Total protein samples were extracted from cardiac tissues and cardiac fibroblasts using lysis buffer. Protein sample (100 µg) was fractionated by sodium dodecyl sulfate polyacrylamide gel electrophoresis (10% polyacrylamide gels) and transferred to nitrocellulose membrane. The membrane was blocked with 5% nonfat milk at room temperature for 2 h. The membrane was then incubated with primary antibodies for collagen I (1:500), collagen III (1:500), M3R (1;500), TGF-β1 (1:500), total Smad2/3 (t-Smad2/3; 1:1,000), phosphorylated Smad1/3 (p-Smad2/3; 1:1,000), t-ERK (1:1,000), p-ERK (1:1,000), t-P38 (1:1,000), p-p38 (1:1,000), and glyceraldehyde 3-phosphate dehydrogenase (GAPDH) (1:1,000) on a shaking bed at 4°C overnight. The membrane was washed with PBS-Tween (0.5%) for three times and then incubated with secondary antibodies in the dark at room temperature for 1 h. Finally, the membranes were rinsed with PBS-T three times before being scanned by Imaging System (LI-COR Biosciences, Lincoln, NE, USA).
Ribonucleic Acid Extraction and Real-Time Reverse Transcription Polymerase Chain Reaction
Total RNA (0.5 µg) was extracted from cardiac fibroblasts by using TRIzol™ Reagent (Thermo, USA) according to the manufacturer’s protocol. RNA concentration was measured and then reversely transcribed into complementary DNA. The messenger RNA (mRNA) levels of collagen I, collagen III, and TGF-β1 were determined using SYBR Green I incorporation method on LC480 Real-time PCR system (Roche, USA), with GAPDH as an internal control. The sequences of the primer pairs used in our study are as follow. Collagen I: forward (F): 5’-ATCAGCCCAAACCCCAAGGAGA-3’ and reverse (R): 5’-CGCAGGAAGGTCAGCTGGATAG-3,’ TGF-β1: F: 5’-CGCCTGCAGAGATTCAAGTCAAC-3’ and R: 5’-GTATCAGTGGGGGTCAGCAGCC-3,’ and GAPDH: F: 5’-TCCCTCAAGATTGTCAGCAA-3’ and R: 5’-AGATCCACAACGGATACATT-3.’
Cardiac fibroblasts were cultured in an incubator for 48 h, then washed with PBS. Next, the cells were fixed with 4% paraformaldehyde solution for 20 min, permeabilized with 1% Triton X-100 (prepared by PBS) at room temperature for 60 min, and incubated with goat serum (Solarbio, Beijing, China) at 37°C for 30 min, following three washes with PBS. Subsequently, the cells were incubated with collagen I antibody (1:500) at 4°C overnight, followed by incubation with fluorescence secondary antibody (1:500) and Alexa Fluor® 488-conjugated goat anti-rabbit IgG (H + L) secondary antibody (Life Technologies) as a control in the dark at room temperature for 1 h. 4′,6-Diamidino-2-phenylindole (DAPI) (10 mg/ml, Beyotime, Haimen, China) was used for nuclear staining. Images were obtained using an Olympus microscope (Japan).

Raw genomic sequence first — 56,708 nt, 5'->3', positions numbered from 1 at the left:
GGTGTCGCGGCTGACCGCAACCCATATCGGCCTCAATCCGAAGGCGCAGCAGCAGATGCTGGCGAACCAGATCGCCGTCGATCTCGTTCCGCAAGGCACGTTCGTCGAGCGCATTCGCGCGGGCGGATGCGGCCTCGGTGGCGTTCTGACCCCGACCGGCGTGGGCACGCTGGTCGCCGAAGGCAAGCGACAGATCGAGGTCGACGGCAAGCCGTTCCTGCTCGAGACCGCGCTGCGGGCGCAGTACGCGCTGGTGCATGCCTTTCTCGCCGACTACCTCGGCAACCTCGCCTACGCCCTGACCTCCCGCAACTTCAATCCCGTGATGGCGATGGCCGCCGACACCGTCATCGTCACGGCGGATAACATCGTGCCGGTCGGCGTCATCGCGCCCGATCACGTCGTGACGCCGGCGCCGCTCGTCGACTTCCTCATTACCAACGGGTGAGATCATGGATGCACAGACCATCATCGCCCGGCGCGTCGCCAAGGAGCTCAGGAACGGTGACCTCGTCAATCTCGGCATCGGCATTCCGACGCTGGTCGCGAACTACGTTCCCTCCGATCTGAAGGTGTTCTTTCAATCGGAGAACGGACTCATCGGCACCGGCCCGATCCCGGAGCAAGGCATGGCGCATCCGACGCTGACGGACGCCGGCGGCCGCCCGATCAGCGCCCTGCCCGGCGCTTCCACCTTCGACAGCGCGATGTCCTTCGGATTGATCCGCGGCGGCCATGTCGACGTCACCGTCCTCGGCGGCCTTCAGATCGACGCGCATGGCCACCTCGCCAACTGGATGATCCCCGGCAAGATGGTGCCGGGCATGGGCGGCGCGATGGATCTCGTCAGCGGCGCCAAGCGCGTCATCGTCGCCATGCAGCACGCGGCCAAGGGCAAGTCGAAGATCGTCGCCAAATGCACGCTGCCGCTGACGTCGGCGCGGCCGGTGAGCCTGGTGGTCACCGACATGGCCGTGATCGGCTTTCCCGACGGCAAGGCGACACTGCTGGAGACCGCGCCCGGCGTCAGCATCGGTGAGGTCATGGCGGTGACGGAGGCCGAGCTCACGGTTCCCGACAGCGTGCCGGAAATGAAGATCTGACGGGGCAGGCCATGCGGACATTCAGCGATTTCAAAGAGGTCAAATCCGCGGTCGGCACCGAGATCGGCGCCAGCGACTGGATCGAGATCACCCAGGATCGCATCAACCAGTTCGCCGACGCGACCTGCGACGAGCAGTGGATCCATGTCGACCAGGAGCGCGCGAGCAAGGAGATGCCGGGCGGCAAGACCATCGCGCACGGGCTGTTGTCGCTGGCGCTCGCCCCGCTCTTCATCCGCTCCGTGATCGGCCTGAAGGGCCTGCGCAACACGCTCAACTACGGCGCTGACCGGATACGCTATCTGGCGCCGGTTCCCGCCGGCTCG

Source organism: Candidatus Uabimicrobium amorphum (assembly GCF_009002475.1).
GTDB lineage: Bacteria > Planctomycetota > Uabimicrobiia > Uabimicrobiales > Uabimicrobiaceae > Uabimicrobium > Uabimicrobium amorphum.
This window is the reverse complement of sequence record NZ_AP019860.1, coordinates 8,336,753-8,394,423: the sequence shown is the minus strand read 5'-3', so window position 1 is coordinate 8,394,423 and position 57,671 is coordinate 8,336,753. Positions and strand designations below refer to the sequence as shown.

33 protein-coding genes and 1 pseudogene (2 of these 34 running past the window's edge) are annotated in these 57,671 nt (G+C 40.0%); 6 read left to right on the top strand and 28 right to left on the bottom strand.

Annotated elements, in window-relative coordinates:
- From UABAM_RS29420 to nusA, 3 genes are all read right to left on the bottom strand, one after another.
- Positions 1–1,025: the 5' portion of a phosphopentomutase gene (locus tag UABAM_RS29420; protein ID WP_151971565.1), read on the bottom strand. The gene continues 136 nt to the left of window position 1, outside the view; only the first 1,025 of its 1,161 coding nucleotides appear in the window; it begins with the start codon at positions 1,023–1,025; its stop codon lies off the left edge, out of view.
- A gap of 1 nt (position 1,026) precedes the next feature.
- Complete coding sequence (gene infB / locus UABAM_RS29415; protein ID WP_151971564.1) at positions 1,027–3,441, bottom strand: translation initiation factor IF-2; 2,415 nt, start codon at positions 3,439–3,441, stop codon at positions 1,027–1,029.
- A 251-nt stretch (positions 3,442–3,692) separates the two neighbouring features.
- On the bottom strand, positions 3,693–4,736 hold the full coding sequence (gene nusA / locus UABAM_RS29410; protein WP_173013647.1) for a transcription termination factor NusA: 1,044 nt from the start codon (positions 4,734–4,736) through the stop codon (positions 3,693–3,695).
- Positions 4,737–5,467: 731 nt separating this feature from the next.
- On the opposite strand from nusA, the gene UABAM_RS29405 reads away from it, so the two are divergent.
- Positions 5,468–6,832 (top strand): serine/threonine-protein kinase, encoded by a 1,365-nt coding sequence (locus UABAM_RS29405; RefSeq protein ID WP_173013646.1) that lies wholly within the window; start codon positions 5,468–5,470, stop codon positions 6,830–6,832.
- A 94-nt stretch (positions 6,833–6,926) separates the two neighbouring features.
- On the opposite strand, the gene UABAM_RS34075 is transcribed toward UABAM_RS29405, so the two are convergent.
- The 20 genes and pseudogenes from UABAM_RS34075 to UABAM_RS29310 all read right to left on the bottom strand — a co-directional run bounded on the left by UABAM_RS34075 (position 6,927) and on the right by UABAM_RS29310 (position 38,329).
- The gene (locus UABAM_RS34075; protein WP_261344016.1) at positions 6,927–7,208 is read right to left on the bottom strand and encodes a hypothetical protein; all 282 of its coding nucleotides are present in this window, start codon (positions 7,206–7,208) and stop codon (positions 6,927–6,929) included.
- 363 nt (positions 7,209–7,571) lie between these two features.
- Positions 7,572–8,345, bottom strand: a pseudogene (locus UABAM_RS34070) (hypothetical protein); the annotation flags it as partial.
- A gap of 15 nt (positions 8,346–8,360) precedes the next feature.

Small Interference Ribonucleic Acid Transfection
Cardiac fibroblasts were transfected with an M3R small interference RNA (siRNA) or a scramble negative control (CTL) siRNA. Three siRNAs were used to screen the most potent sequence which was then used in subsequent experiments. The sequence of selected M3R siRNA was 5′-GCUACUGGCUGUGCUAUAUTTAUAUAGCACAGCCAGUAGCTT-3.′ Cells were transfected with 50 nM of siRNA using Lipofectamine 2000 (Invitrogen) for 6 h, before replacing with the medium containing 1% bovine serum. The cells were cultured for another 48 h. At 48 h after transfection, the cells were stimulated with TGF-β1 for 24 h and choline for an additional 24 h. The siRNA was constructed by GenePharma and transfected into cells according to the manufacturer’s instructions.
The recombinant human TGF-β1 was purchased from PeproTech (#100-21, NJ, USA). Choline chloride was purchased from Sigma (C7527, ≧98% purity, USA). 4-DAMP was purchased from Abcam (ab120144, USA). Anti-M3 receptor antibody was provided by Alomone (AMR-006; Israel). Antibodies against t-Smad2/3 (#8685), p-Smad2/3 (#8828), TGF-β1 (#3711), p38MAPK (#9212), p-p38MAPK (#9211), t-ERK1/2 (#4695), and p-ERK1/2 (#4370) were purchased from Cell Signaling Technology (CST, USA). Anti-collagen I antibody was purchased from Abcam (ab34710; Abcam, USA). Antibody against collagen III was purchased from Proteintech (13548-AP; Wuhan, China). Antibody against GAPDH was provided by ZSGB (TA-08; Beijing, China). Fluorescent secondary antibodies were purchased from LI-COR Biosciences (Lincoln, NE, USA).
Data are presented as mean ± SEM. Comparison between two groups was performed using an unpaired Student’s t-test. Comparisons among multiple groups were determined by one-way ANOVA followed by a post hoc Tukey test. The randomized block ANOVA (repeated measures ANOVA) was used for western blot data with a control value of 1 and no SEM as described previously (Lew, 2007). A value of p < 0.05 was considered statistically significant.